Argonne Labs Simulates a Diesel Engine

Three weeks of computer time for half a second of simulation is actually a good deal

3 min read
Argonne Labs Simulates a Diesel Engine
Illustration: Argonne National Laboratory

Late last year, the handlers of a newly established service at Argonne National Laboratory spent three weeks running programs on the fifth-fastest supercomputer in the world. All they got to show for it was half a second's simulated combustion in a single cylinder of a diesel engine. 

That was plenty.

"To the best of our knowledge, it was the largest diesel engine simulation ever done," says Sibendu Som, a mechanical engineer at Argonne. But, he adds, it was worth it because it nailed down the right degree of detail such simulations need.

Yes, this blog is called "Cars That Think," but remember, a lot of calculation goes on even before the car hits the road. Engineers want to simulate some of the swirling chaos inside a combustion chamber because it's cheaper and faster than reconfiguring the hardware every time they change a parameter. And they are obligated to simulate some stuff because that's the only way they can observe it at all. Engine blocks are hard to see through. 

Besides working out how fine-grained these simulations need to be, Argonne's "Virtual Engine Research Institute and Fuels Initiative," or Verifi, is trying to find ways to improve engine efficiency. Today's best diesels turn up to 43 percent of the energy in fuel into mechanical power. That's according to a 2011 study by the Department of Energy, which estimates that it should be possible to get that figure up to 60 percent. 

That will save a lot of fossil fuel, no matter how well electric and hybrid drives work out, because a lot of heavy-duty applications are still going to need internal combustion for decades to come. Exploding fuel makes for an unbeatably high power-to-weight ratio.

The half-second super-simulation broke the combustion area down into cubes just 100 microns on a side. Other, less computationally extravagant simulations worked out the micro-behavior of the burning gases in cells measuring 250 microns and 500 microns, respectively. "When we went from 500 down to 250, we got real improvements in accuracy, but the improvements from dropping from 250 to 100 were small," Som says.

The result is that automakers can expect to do good simulations even if their tools pack less power than Argonne's fearsome Mira, an IBM supercomputer based on the "Blue Gene" architecture. Mira has 48 racks, with 1,024 nodes per rack, using a 1.6 GHz 16-way core processor. All told it has 768 000 cores, 768 terabytes of RAM and a peak computing performance of 10 petaflops. Yes, that comes to 10 quadrillion floating-point operations per second.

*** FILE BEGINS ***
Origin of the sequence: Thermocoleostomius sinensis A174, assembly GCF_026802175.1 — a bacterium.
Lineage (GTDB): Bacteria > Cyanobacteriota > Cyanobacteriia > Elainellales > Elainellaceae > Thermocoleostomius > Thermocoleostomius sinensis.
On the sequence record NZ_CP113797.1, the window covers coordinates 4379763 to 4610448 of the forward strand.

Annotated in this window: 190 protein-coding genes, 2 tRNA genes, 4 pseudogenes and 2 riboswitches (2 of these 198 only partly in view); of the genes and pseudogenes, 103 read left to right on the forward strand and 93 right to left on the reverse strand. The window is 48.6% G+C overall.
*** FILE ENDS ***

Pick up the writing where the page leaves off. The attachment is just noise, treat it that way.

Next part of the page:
Verifi's latest simulation was funded in part by the Department of Energy; it was also done in collaboration with Caterpillar, the farm-equipment company. Cummings Engine and Chrysler are also interested in it, and two other companies, as yet unnamed, are negotiating to use it, too.

Argonne's holding a two-day workshop for engine simulators beginning on 12 November. Som expects from 75 to 100 industry experts to attend.

According to Doug Longman, Argonne's manager of engine combustion research, other national laboratories are also trying to capitalize on their vast computing power. "But not as we do, which is to try to expand the boundaries of the problems we’re working on," he says. He says sister labs in Oak Ridge and Lawrence Livermore are focusing more on sheer volume—"going from hundreds to thousands of simulations—trying to identify variations in tolerance in parts," for instance.

Longman's phrase "expanding boundaries" can be taken literally. To manage that half-second simulation, the engineers had to simplify matters by keeping the boundaries of the combustion area fixed: they modeled only the "close" part of the combustion cycle, when the valves are closed and no gases enter or leave the chamber. It'll be harder to simulate moment-to-moment changes in volume throughout the entire cycle of compression, combustion and exhaust for all the cylinders of an engine while accounting for exchanges of gases among them, as well as other interactions.

To do that, even Mira will need a few extra racks, and maybe some additional air conditioning. But probably not a dedicated hydroelectric power plant.

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